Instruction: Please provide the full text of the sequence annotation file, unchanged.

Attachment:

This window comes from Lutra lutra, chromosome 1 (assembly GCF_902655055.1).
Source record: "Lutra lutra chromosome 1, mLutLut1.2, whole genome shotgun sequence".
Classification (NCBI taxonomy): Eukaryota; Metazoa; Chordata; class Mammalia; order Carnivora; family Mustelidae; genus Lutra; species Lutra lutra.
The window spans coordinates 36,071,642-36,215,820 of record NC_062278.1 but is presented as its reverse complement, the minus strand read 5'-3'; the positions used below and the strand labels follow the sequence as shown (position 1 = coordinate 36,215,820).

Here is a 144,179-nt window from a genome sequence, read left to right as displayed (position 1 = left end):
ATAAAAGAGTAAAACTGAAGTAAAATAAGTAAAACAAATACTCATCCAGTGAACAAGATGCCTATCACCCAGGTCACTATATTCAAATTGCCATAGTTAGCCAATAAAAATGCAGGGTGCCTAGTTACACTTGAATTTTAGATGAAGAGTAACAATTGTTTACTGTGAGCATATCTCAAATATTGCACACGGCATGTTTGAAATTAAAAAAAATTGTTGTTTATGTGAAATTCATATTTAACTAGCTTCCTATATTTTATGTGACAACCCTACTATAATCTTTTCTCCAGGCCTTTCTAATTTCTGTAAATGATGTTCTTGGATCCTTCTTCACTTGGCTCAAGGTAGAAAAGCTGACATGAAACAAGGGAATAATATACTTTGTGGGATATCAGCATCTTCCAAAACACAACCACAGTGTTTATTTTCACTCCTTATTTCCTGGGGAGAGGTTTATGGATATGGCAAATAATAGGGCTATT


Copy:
This window comes from Lutra lutra, chromosome 1 (assembly GCF_902655055.1).
Source record: "Lutra lutra chromosome 1, mLutLut1.2, whole genome shotgun sequence".
Classification (NCBI taxonomy): Eukaryota; Metazoa; Chordata; class Mammalia; order Carnivora; family Mustelidae; genus Lutra; species Lutra lutra.
The window spans coordinates 36,071,642-36,215,820 of record NC_062278.1 but is presented as its reverse complement, the minus strand read 5'-3'; the positions used below and the strand labels follow the sequence as shown (position 1 = coordinate 36,215,820).

Here is a 144,179-nt window from a genome sequence, read left to right as displayed (position 1 = left end):
ATAAAAGAGTAAAACTGAAGTAAAATAAGTAAAACAAATACTCATCCAGTGAACAAGATGCCTATCACCCAGGTCACTATATTCAAATTGCCATAGTTAGCCAATAAAAATGCAGGGTGCCTAGTTACACTTGAATTTTAGATGAAGAGTAACAATTGTTTACTGTGAGCATATCTCAAATATTGCACACGGCATGTTTGAAATTAAAAAAAATTGTTGTTTATGTGAAATTCATATTTAACTAGCTTCCTATATTTTATGTGACAACCCTACTATAATCTTTTCTCCAGGCCTTTCTAATTTCTGTAAATGATGTTCTTGGATCCTTCTTCACTTGGCTCAAGGTAGAAAAGCTGACATGAAACAAGGGAATAATATACTTTGTGGGATATCAGCATCTTCCAAAACACAACCACAGTGTTTATTTTCACTCCTTATTTCCTGGGGAGAGGTTTATGGATATGGCAAATAATAGGGCTATT